Jethro brings to Moses his wife and two sons. (1-6) Moses entertains Jethro. (7-12) Jethro's counsel to Moses. (13-27)
Verses 1-6 Jethro came to rejoice with Moses in the happiness of Israel, and to bring his wife and children to him. Moses must have his family with him, that while he ruled the church of God, ( 1 Timothy. 3:5 )
Verses 7-12 Conversation concerning God's wondrous works is good, and edifies. Jethro not only rejoiced in the honour done to his son-in-law, but in all the goodness done to Israel. Standers-by were more affected with the favours God had showed to Israel, than many were who received them. Jethro gave the glory to Israel's God. Whatever we have the joy of, God must have the praise. They joined in a sacrifice of thanksgiving. Mutual friendship is sanctified by joint worship. It is very good for relations and friends to join in the spiritual sacrifice of prayer and praise, as those that meet in Christ. This was a temperate feast; they did eat bread, manna. Jethro must see and taste that bread from heaven, and though a gentile, is welcome: the gentiles are welcomed to Christ the Bread of life.
Verses 13-27 Here is the great zeal and the toil of Moses as a magistrate. Having been employed to redeem Israel out of the house of bondage, he is a further type of Christ, that he is employed as a lawgiver and a judge among them. If the people were as quarrelsome one with another as they were with God, no doubt Moses had many causes brought before him. This business Moses was called to; it appears that he did it with great care and kindness. The meanest Israelite was welcome to bring his cause before him. Moses kept to his business from morning to night. Jethro thought it was too much for him to undertake alone; also it would make the administration of justice tiresome to the people. There may be over-doing even in well-doing. Wisdom is profitable to direct, that we may neither content ourselves with less than our duty, nor task ourselves beyond our strength. Jethro advised Moses to a better plan. Great men should not only study to be useful themselves, but contrive to make others useful. Care must be taken in the choice of the persons admitted into such a trust. They should be men of good sense, that understood business, and that would not be daunted by frowns or clamours, but abhorred the thought of a bribe. Men of piety and religion; such as fear God, who dare not to do a base thing, though they could do it secretly and securely. The fear of God will best fortify a man against temptations to injustice. Moses did not despise this advice. Those are not wise, who think themselves too wise to be counselled.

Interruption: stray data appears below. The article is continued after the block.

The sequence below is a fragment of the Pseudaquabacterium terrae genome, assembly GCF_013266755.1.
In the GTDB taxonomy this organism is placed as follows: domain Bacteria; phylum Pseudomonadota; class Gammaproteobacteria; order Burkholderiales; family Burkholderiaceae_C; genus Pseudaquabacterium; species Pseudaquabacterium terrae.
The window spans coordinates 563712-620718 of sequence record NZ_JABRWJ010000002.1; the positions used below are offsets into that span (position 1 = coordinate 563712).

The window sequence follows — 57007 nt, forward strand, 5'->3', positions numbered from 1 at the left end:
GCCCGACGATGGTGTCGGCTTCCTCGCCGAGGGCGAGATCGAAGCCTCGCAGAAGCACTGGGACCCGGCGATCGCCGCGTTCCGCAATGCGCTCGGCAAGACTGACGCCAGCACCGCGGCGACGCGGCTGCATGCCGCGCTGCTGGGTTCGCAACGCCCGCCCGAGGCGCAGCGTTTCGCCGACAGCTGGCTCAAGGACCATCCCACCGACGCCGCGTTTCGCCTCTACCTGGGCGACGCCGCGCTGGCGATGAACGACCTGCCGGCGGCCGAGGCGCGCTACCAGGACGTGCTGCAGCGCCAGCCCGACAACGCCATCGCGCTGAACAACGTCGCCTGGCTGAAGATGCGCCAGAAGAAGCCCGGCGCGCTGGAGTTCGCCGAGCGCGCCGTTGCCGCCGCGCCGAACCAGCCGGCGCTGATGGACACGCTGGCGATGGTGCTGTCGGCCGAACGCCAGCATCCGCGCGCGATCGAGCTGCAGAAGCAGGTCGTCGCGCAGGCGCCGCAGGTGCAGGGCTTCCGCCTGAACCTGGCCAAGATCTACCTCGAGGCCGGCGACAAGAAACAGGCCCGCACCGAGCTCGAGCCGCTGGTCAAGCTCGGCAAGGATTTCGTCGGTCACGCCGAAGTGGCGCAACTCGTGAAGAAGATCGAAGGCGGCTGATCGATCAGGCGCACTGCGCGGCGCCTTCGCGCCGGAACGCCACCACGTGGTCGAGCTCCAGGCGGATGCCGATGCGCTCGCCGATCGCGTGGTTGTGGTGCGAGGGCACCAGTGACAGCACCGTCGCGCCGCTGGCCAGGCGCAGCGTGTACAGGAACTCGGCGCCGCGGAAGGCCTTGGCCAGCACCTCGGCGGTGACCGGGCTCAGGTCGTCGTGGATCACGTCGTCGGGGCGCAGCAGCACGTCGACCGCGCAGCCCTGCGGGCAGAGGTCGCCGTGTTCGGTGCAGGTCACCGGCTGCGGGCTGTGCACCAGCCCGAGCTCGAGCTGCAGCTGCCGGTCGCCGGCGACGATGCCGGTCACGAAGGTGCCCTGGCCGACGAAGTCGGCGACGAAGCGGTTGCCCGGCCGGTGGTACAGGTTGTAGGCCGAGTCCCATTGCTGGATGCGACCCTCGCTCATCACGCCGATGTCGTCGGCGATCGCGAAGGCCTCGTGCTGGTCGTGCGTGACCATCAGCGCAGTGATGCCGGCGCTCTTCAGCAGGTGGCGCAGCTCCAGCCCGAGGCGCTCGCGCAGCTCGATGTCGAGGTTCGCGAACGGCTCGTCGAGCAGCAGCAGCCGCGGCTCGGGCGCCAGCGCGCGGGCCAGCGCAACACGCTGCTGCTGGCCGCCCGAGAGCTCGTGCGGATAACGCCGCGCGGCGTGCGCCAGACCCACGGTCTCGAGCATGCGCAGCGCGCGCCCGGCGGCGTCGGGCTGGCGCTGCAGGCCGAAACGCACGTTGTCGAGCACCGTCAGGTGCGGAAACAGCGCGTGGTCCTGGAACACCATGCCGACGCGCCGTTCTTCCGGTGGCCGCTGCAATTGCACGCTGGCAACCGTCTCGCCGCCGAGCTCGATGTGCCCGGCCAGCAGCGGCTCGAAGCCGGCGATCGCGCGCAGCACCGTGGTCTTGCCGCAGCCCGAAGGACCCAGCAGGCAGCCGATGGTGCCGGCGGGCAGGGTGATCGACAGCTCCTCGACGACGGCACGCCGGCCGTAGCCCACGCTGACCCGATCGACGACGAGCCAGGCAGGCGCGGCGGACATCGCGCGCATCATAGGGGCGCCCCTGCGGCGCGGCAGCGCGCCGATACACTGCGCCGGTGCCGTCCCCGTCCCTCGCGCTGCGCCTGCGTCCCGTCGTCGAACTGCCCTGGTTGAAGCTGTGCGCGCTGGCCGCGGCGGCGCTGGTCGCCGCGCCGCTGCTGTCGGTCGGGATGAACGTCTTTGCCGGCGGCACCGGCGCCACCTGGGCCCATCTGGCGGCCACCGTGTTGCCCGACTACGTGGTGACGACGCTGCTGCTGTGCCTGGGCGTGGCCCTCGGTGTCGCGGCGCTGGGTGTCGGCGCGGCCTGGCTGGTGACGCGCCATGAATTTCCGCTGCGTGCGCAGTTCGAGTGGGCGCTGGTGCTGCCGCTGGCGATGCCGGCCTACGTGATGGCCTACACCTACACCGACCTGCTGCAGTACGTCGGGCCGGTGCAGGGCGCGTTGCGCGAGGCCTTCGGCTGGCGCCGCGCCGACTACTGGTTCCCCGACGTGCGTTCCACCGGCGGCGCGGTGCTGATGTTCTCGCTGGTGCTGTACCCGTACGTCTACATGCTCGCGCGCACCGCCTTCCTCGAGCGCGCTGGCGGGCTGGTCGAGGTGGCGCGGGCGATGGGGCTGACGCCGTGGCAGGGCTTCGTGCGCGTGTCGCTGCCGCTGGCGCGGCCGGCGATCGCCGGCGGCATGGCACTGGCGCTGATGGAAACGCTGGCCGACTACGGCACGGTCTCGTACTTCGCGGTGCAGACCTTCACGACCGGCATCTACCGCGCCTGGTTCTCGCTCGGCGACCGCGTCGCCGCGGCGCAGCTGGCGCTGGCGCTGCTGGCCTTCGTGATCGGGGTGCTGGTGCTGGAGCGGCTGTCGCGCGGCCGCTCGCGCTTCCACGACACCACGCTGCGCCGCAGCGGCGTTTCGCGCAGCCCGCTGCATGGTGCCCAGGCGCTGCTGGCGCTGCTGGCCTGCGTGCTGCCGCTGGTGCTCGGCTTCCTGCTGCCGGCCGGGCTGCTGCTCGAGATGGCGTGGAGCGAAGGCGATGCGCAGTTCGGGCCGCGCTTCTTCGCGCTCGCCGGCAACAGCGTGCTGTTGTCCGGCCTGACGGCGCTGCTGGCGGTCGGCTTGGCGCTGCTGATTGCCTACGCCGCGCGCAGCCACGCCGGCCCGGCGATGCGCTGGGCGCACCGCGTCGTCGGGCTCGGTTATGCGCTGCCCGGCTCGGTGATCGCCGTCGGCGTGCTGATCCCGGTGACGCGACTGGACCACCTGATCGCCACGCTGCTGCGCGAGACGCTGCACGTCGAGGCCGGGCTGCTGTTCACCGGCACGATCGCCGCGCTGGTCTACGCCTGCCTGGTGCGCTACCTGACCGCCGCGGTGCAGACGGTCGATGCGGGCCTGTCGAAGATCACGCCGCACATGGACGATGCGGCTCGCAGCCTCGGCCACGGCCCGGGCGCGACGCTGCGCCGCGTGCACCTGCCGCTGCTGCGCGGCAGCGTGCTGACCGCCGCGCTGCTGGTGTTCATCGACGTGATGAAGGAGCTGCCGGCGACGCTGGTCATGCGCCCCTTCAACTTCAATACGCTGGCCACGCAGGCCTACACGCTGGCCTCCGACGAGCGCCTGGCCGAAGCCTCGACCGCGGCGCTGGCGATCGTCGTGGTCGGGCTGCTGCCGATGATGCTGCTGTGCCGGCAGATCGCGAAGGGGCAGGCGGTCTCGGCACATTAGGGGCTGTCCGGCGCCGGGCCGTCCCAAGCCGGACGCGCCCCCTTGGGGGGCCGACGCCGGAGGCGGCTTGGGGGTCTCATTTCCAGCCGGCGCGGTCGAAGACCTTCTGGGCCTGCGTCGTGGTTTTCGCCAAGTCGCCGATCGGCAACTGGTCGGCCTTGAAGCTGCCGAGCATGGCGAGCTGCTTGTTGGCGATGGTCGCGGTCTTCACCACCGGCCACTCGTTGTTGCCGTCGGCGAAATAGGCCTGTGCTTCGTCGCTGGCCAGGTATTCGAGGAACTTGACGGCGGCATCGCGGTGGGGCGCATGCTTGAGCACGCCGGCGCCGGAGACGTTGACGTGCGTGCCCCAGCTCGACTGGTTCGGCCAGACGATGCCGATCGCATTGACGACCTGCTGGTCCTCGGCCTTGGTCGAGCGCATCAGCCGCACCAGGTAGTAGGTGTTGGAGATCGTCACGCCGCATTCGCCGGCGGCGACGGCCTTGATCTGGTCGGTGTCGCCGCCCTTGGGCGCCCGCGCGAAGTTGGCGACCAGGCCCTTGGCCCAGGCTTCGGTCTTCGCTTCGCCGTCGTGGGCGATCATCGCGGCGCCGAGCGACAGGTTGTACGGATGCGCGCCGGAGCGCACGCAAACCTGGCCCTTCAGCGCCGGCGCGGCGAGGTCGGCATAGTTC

Exodus 18:1-27 . VISIT OF JETHRO.
1-5. Jethro . . . came . . . unto Moses, &c.--It is thought by many eminent commentators that this episode is inserted out of its chronological order, for it is described as occurring when the Israelites were "encamped at the mount of God." And yet they did not reach it till the third month after their departure from Egypt ( Exodus 19:1 Exodus 19:2 ; compare Deuteronomy 1:6 Deuteronomy 1:9-15 ).
6. and thy wife, and her two sons--See Exodus 4:20 .
7. Moses went out to meet his father-in-law, &c.--Their salutations would be marked by all the warm and social greetings of Oriental friends one going out to "meet" the other, the "obeisance," the "kiss" on each side of the head, the silent entrance into the tent for consultation; and their conversation ran in the strain that might have been expected of two pious men, rehearsing and listening to a narrative of the wonderful works and providence of God.
12. Jethro . . . took a burnt offering--This friendly interview was terminated by a solemn religious service--the burnt offerings were consumed on the altar, and the sacrifices were peace offerings, used in a feast of joy and gratitude at which Jethro, as priest of the true God, seems to have presided, and to which the chiefs of Israel were invited. This incident is in beautiful keeping with the character of the parties, and is well worthy of the imitation of Christian friends when they meet in the present day.
13-26. on the morrow . . . Moses sat to judge the people--We are here presented with a specimen of his daily morning occupations; and among the multifarious duties his divine legation imposed, it must be considered only a small portion of his official employments. He appears in this attitude as a type of Christ in His legislative and judicial characters.
the people stood by Moses from the morning unto the evening, &c.--Governors in the East seat themselves at the most public gate of their palace or the city, and there, amid a crowd of applicants, hear causes, receive petitions, redress grievances, and adjust the claims of contending parties.
17. Moses' father-in-law said unto him, The thing . . . is not good--not good either for Moses himself, for the maintenance of justice, or for the satisfaction and interests of the people. Jethro gave a prudent counsel as to the division of labor [ Exodus 18:21 Exodus 18:22 ], and universal experience in the Church and State has attested the soundness and advantages of the principle.
23. If thou shalt do this thing, &c.--Jethro's counsel was given merely in the form of a suggestion; it was not to be adopted without the express sanction and approval of a better and higher Counsellor; and although we are not informed of it, there can be no doubt that Moses, before appointing subordinate magistrates, would ask the mind of God, as it is the duty and privilege of every Christian in like manner to supplicate the divine direction in all his ways.